Anxiety disorders, such as post-traumatic stress disorder (PTSD) are hypothesized to result from a failure of fear processing centers in the brain to form appropriate associative memories during a traumatic event. Emerging evidence suggests that the dopamine neurotransmitter system is important for associative fear learning, raising the intriguing possibility that disregulation of this system during a fearful experience could be a contributing factor in the development of some anxiety disorders. Consistent with this hypothesis, we recently discovered that genetic disruption of the phasic activation of dopamine neurons impairs Pavlovian fear conditioning in mice, resulting the manifestation of generalized anxiety- like behavior. To date, very little is known about the neural circuitry regulating, or regulated by phasic dopamine signaling. Our hypothesis is that a select excitatory input to dopamine neurons facilitates the phasic activation of a subset of these cells during a fearful experience. Subsequent phasic dopamine release into discrete brain regions engages the dopamine D1 receptor to facilitates the formation of memories related to the fearful event. To test this hypothesis, we will utilize a multidisciplinary approach involving mouse behavior, genetics, molecular biology, viral-mediated gene transfer, and in vivo fiber- optic imaging of dopamine neuron activity in freely behaving mice. We are innovating a technique that will allow for fibered fluorescence microscopy of real-time activity-dependent calcium dynamics within dopamine neurons projecting to specific targets during Pavlovian fear conditioning in mice that will allow us to generate a map of phasic dopamine neuron activation. Additionally, we are establishing a combinatorial viral vector based approach for the conditional inactivation of specific genes in neurons projecting to select targets that will allow us to map the critical inputs to dopamine neurons for fear conditioning. Finally, we have developed a method for conditional gene reconstitution that will allow us to generate a map of the minimal essential brain regions requiring D1R expression for fear conditioning. Together these techniques will help us to establish the precise neural circuitry of dopamine-dependent fear processing and will provide broadly useful tools for the dissection of behaviorally relevant circuits throughout the brain.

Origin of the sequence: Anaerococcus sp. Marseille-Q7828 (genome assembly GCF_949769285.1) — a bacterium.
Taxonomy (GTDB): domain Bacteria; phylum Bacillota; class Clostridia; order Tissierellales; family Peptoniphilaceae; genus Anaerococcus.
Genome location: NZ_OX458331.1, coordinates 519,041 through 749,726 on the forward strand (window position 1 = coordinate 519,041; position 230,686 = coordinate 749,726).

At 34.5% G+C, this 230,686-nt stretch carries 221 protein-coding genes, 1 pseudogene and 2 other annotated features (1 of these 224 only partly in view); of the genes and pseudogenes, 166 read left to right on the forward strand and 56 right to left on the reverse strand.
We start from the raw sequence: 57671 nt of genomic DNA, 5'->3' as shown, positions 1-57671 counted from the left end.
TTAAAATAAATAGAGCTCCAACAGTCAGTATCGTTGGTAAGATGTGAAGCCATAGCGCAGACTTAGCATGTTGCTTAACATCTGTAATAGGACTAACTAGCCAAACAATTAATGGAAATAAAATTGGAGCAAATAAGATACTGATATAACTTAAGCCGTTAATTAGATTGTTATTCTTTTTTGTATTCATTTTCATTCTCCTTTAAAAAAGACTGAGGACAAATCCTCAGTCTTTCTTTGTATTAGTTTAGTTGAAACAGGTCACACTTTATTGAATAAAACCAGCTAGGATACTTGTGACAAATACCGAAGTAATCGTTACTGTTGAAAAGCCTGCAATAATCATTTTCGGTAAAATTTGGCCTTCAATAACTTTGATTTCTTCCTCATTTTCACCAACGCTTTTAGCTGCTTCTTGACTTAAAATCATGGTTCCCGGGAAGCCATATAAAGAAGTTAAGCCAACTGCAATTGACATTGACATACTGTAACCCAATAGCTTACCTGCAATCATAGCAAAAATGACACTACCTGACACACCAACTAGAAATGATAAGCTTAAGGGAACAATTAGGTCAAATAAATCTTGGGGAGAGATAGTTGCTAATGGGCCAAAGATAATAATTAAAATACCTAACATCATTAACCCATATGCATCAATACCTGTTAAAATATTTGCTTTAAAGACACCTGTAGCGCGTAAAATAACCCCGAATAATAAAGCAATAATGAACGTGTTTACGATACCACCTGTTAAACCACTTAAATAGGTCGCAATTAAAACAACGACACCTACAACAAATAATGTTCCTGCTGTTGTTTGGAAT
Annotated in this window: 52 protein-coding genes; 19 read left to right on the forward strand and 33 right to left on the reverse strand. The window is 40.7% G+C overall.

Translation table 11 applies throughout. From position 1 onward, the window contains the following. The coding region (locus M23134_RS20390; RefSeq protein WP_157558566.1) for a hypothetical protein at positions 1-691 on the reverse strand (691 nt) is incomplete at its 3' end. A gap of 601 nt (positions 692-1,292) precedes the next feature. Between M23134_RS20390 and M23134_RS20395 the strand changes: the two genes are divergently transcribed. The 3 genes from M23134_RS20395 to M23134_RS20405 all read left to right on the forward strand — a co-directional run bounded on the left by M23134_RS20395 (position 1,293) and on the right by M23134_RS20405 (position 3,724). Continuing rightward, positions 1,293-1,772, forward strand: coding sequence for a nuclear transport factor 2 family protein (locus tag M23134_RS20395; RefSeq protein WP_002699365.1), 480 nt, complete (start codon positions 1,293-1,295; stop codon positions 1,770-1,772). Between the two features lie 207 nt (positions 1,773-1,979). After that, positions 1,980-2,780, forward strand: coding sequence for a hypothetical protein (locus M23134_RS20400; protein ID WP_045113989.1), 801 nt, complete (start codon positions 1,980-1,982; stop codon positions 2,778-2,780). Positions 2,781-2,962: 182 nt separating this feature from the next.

Anxiety disorders, such as post-traumatic stress disorder (PTSD) that manifest following a traumatic life experience result from the disregulation of fear processing centers in the brain. Little is known about the specific connections in the brain that are critical for normal fear processing and the prevention of generalized anxiety. We will use state of the art techniques in viral-mediated gene transfer and fiber-optic imaging of deep brain tissue in mice to precisely map connections of the dopamine neurotransmitter system in the brain that are critical for fear processing. By understanding how dopamine interfaces with other transmitter systems in the brain, we can develop better therapies to treat these disorders.
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